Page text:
Nicaragua and the COVID-19 Pandemic

Published 30 March 2020

Nicaragua has so far been among the most successful countries in Latin America in protecting its population from the virus while also maintaining normal economic life.

While each country’s experience facing the COVID-19 pandemic is different, some common fundamental factors can make the difference between a widespread catastrophe and relative stability.

Nicaragua has so far been among the most successful countries in Latin America in protecting its population from the virus while also maintaining normal economic life. As of March 28, Nicaragua has three confirmed cases with one fatality. Another 14 people who may have the virus are under observation but have so far tested negative.
Nicaragua’s public health system offers free, universal health services based on community focused preventive care. The national network of hospitals, health centers, and health posts is supported by a network of tens of thousands of volunteer health promoters called brigadistas. Over the last week, health personnel and brigadistas have visited over 1.2 million households in an education and monitoring campaign to address the pandemic.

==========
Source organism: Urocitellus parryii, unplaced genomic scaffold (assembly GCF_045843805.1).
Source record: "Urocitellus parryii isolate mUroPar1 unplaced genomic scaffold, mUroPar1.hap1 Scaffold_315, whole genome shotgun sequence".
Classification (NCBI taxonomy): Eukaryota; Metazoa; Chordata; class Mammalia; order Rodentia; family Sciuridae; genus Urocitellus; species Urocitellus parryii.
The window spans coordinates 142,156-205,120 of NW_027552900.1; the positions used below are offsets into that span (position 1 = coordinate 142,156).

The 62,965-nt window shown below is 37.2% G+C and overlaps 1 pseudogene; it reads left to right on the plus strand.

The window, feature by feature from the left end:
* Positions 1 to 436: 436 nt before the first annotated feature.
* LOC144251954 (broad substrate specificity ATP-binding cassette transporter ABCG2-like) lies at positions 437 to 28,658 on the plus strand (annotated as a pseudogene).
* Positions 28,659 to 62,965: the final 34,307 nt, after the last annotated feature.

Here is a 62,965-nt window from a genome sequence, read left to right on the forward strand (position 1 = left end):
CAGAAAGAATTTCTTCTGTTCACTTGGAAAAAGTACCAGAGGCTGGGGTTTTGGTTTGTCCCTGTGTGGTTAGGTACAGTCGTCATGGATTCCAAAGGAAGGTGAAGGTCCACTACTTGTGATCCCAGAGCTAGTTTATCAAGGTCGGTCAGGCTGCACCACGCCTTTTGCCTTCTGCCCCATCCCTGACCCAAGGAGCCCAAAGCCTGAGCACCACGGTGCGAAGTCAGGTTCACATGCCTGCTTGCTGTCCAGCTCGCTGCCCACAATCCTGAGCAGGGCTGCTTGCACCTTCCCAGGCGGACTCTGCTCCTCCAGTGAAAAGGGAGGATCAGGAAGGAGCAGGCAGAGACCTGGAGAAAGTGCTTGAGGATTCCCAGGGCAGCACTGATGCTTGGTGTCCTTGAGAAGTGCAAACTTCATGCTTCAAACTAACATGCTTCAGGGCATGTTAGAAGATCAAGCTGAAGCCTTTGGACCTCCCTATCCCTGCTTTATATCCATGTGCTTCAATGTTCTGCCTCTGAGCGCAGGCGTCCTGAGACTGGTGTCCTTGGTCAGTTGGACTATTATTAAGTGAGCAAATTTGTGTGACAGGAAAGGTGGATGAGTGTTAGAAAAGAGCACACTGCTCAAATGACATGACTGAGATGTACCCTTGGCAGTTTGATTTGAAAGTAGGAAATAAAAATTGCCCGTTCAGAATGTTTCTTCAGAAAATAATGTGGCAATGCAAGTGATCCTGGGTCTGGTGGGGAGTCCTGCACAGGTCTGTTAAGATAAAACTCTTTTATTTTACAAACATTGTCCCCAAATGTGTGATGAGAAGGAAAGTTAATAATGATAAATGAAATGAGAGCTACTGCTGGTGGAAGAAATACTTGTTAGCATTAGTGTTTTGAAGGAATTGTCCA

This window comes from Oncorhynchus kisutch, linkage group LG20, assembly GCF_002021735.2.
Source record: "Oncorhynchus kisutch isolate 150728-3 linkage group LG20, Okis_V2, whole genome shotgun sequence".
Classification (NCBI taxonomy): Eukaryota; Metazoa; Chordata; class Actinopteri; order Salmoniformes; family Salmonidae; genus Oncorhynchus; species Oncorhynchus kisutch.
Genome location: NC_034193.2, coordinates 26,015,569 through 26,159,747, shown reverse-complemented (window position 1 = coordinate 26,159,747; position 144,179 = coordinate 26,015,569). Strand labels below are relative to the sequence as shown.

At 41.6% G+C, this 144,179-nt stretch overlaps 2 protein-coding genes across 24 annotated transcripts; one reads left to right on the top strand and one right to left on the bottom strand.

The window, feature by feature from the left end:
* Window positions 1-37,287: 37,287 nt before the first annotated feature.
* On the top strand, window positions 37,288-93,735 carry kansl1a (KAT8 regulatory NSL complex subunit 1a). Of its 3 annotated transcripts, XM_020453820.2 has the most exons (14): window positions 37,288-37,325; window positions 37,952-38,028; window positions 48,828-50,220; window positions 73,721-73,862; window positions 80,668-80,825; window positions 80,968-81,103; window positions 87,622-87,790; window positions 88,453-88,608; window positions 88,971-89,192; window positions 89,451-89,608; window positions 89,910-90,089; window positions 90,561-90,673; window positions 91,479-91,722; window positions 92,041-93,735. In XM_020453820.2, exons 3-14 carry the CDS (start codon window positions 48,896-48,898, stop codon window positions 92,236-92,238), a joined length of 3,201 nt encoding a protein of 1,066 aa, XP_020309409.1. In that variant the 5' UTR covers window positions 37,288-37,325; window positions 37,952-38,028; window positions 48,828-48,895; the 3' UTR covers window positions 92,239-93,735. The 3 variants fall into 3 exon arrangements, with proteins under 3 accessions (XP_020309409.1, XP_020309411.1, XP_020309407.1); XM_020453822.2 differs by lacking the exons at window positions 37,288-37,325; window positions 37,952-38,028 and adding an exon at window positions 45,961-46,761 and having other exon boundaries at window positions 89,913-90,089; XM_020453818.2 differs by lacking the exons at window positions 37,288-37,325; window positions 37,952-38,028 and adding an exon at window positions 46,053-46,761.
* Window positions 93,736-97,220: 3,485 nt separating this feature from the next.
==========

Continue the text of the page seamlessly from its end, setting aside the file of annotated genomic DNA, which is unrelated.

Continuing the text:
Since the country is still in the first phase of the pandemic, the government has prioritized prevention and education. Its borders remain open, as do the country’s schools and public offices. Public events have not been canceled. Business, travel and trade activities continue without restrictions. Ever since January, when the World Health Organization declared a health emergency in relation to the COVID-19 virus, Nicaragua’s government team has coordinated closely with the Panamerican Health Organization, following the relevant protocols for the different phases of the pandemic.

Nicaragua’s authorities have promoted an intense education campaign aimed at preventing the spread of the virus. The principal measures the government has stressed during the current first phase of the pandemic in Nicaragua have been the importance of thorough hand washing for at least 20 seconds with soap and water and taking care when sneezing or coughing so as not to infect other people.

Full story here.